On May 9, 2023, the California Supreme Court heard oral arguments in Adolph v. Uber to decide “[w]hether an aggrieved employee who has been compelled to arbitrate [their individual] claims under the [California Labor Code] Private Attorneys General Act (PAGA) . . . maintains statutory standing to pursue PAGA claims arising out of events involving other employees . . . in court or in any other forum the parties agree is suitable.”
The Court’s answer to the question is of critical importance to employers who utilize (or are considering utilizing) arbitration agreements. Last year, the U.S. Supreme Court held in Viking River Cruises v. Moriana that an employee who has been compelled to arbitrate their individual PAGA claim(s) lacks standing to pursue PAGA claims involving other employees in court. The decision made employment arbitration agreements increasingly attractive to employers because it potentially allowed arbitration agreements to dispose of most, if not all, of a PAGA action. But the U.S. Supreme Court’s decision also left open the possibility that the California Supreme Court might disagree with its conclusion and, because the issue is a matter of pure state law, the California Supreme Court’s decision would control at the end of the day.
The Oral Arguments
Unsurprisingly, the parties spent time during oral arguments discussing the import of a prior California Supreme Court decision, Kim v. Reins International California, Inc. In Kim, the California Supreme Court held that an employee who settles their individual (non-PAGA) Labor Code claims still maintains standing to pursue a PAGA action in court. In reaching its conclusion, the Court explained that “[a] PAGA claim is legally and conceptually different from an employee’s own suit for damages and statutory penalties [because] [a]n employee suing under PAGA does so as the proxy or agent of the state’s labor law enforcement agencies and may recover civil penalties that are distinct from the relief available to employees suing for their own individual Labor Code violations. The Court also explained that to have standing under PAGA an individual must be an “aggrieved employee” – defined by PAGA as “any person who was employed by the alleged [Labor Code] violator and against whom one or more of the alleged violations was committed,” and an individual does not necessarily lose status as an “aggrieved employee” by virtue of settling their individual (non-PAGA) Labor Code claims.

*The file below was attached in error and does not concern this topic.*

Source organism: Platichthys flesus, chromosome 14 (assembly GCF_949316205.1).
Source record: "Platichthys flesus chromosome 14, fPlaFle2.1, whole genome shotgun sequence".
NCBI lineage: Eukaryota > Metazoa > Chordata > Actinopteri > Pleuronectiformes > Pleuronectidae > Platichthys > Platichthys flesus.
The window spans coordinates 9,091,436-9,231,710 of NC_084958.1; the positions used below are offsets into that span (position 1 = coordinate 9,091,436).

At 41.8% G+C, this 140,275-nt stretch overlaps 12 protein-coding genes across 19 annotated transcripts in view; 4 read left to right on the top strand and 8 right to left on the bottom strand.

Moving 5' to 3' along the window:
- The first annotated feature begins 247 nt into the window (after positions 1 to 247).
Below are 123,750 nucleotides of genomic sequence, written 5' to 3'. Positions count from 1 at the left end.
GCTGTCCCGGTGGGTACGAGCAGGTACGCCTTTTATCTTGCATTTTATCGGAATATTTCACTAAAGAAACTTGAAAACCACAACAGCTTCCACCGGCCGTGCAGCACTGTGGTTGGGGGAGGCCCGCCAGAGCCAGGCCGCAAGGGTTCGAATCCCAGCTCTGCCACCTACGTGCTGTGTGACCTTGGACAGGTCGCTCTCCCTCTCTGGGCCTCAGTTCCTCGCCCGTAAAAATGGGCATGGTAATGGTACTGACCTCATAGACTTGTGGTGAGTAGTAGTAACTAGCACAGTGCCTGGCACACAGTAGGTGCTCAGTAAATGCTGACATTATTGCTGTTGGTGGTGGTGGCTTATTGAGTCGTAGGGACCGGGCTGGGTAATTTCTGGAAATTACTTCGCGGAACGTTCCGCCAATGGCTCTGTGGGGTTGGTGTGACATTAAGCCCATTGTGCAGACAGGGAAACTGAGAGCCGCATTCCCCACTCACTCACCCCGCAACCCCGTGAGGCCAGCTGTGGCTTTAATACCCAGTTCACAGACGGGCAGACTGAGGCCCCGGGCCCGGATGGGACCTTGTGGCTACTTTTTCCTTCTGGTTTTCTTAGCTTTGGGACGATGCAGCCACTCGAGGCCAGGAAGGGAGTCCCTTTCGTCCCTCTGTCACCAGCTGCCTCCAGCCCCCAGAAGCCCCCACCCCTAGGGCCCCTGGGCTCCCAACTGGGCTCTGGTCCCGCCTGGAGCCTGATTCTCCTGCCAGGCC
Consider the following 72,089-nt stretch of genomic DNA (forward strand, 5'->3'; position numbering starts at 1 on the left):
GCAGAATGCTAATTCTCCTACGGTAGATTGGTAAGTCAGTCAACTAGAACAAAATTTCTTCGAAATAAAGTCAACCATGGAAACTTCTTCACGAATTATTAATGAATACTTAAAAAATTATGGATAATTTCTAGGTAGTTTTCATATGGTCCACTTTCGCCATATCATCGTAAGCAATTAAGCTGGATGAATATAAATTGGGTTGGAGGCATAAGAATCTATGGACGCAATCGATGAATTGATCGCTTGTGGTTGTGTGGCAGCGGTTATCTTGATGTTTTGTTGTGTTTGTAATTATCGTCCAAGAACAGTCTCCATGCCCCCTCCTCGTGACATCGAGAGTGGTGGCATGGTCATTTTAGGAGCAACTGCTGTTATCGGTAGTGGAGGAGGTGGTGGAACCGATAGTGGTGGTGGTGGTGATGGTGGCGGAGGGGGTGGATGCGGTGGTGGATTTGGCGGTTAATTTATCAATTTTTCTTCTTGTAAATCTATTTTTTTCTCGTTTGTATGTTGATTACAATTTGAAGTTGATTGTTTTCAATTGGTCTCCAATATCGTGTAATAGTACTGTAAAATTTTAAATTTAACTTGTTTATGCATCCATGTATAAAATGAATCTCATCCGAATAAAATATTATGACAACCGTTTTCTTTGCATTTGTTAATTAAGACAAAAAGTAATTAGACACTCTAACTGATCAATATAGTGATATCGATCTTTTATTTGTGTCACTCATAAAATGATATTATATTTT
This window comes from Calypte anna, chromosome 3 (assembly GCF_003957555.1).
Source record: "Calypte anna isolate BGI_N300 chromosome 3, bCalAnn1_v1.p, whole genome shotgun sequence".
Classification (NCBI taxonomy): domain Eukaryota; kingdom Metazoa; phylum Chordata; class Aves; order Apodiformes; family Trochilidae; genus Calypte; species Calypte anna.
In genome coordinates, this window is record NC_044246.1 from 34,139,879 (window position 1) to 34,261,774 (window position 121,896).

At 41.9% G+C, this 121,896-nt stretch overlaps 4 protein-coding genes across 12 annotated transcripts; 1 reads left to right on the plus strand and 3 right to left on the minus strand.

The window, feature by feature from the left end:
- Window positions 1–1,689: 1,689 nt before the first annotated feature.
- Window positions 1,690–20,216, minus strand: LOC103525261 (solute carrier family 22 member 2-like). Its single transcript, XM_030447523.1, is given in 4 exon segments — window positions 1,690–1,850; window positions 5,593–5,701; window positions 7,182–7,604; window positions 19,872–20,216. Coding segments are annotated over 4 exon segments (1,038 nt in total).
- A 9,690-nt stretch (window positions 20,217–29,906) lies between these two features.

Both parties argued Kim supported their respective positions. For his part, Adolph argued that Kim supports his bid for standing despite his individual PAGA claims being compelled to arbitration because, in his view, unless and until there is an adjudication of his status as an “aggrieved employee,” nothing under PAGA precludes his pursuing PAGA penalties for other employees in a separate court action. Meanwhile, Uber argued that Kim supports its argument that Adolph lacks standing to pursue PAGA claims on behalf of other employees in court while he is arbitrating his individual PAGA claims. Uber argued that, unlike the employee in Kim, Adolph has no “skin in the game” when it comes to the separate court action for PAGA penalties for other employees and therefore lacks standing to prosecute that case. Although there was disagreement on the application of Kim (among other things), both sides did appear to agree that if the California Supreme Court concluded that an employee compelled to individual arbitration maintains standing to pursue PAGA claims involving other employees in court, it would still be appropriate to require trial courts to stay the action pending completion of the individual arbitration.
The California Supreme Court files its written opinions within 90 days of oral arguments and the decision becomes final 30 days after filing. As such, the resolution of the questions posed in Adolph should be out by August 7, 2023.